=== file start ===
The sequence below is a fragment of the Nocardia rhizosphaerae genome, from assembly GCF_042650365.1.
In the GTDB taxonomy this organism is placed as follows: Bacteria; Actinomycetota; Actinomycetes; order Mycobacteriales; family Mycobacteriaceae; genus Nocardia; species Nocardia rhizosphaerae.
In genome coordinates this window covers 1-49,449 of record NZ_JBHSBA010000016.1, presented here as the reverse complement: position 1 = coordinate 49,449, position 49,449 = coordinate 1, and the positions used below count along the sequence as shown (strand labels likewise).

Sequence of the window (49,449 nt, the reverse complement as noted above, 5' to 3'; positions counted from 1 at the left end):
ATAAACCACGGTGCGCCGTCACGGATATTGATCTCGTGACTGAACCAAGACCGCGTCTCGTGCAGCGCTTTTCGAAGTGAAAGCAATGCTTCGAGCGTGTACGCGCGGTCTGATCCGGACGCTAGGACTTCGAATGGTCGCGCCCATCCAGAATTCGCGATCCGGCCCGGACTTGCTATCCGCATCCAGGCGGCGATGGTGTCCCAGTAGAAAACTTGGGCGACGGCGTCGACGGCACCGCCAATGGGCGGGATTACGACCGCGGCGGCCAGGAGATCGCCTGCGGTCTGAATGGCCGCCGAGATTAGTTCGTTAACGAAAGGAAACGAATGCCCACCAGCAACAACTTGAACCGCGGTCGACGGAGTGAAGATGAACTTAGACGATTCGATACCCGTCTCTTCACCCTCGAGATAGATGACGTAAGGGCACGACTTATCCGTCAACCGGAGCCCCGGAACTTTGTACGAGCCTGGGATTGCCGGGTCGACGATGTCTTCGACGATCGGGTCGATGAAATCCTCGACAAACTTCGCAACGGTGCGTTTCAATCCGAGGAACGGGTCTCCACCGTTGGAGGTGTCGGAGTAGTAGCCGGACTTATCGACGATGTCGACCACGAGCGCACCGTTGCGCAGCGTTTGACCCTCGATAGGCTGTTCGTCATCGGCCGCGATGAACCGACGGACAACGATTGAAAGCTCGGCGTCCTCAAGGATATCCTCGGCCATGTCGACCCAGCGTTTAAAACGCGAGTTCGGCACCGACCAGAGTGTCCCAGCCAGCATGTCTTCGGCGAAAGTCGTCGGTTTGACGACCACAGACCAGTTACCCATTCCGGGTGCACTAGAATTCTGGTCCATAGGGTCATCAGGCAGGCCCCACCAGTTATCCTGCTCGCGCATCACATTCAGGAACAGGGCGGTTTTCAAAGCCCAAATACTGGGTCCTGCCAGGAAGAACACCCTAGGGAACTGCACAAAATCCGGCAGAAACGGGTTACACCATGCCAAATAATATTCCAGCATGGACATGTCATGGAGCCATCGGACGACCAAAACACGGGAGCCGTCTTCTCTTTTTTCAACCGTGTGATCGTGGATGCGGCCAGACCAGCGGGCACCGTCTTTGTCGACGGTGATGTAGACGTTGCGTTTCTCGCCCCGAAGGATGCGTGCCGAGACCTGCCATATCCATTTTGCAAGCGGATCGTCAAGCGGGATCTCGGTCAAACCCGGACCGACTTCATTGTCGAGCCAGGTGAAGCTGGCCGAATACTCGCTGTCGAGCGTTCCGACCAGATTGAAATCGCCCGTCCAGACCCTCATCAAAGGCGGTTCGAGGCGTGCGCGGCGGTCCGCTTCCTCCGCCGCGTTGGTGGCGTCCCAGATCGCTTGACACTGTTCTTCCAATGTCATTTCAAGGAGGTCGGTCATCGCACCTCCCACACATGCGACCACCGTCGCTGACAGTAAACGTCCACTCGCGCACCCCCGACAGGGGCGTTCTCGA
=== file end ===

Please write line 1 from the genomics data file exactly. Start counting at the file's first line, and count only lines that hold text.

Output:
The sequence below is a fragment of the Nocardia rhizosphaerae genome, from assembly GCF_042650365.1.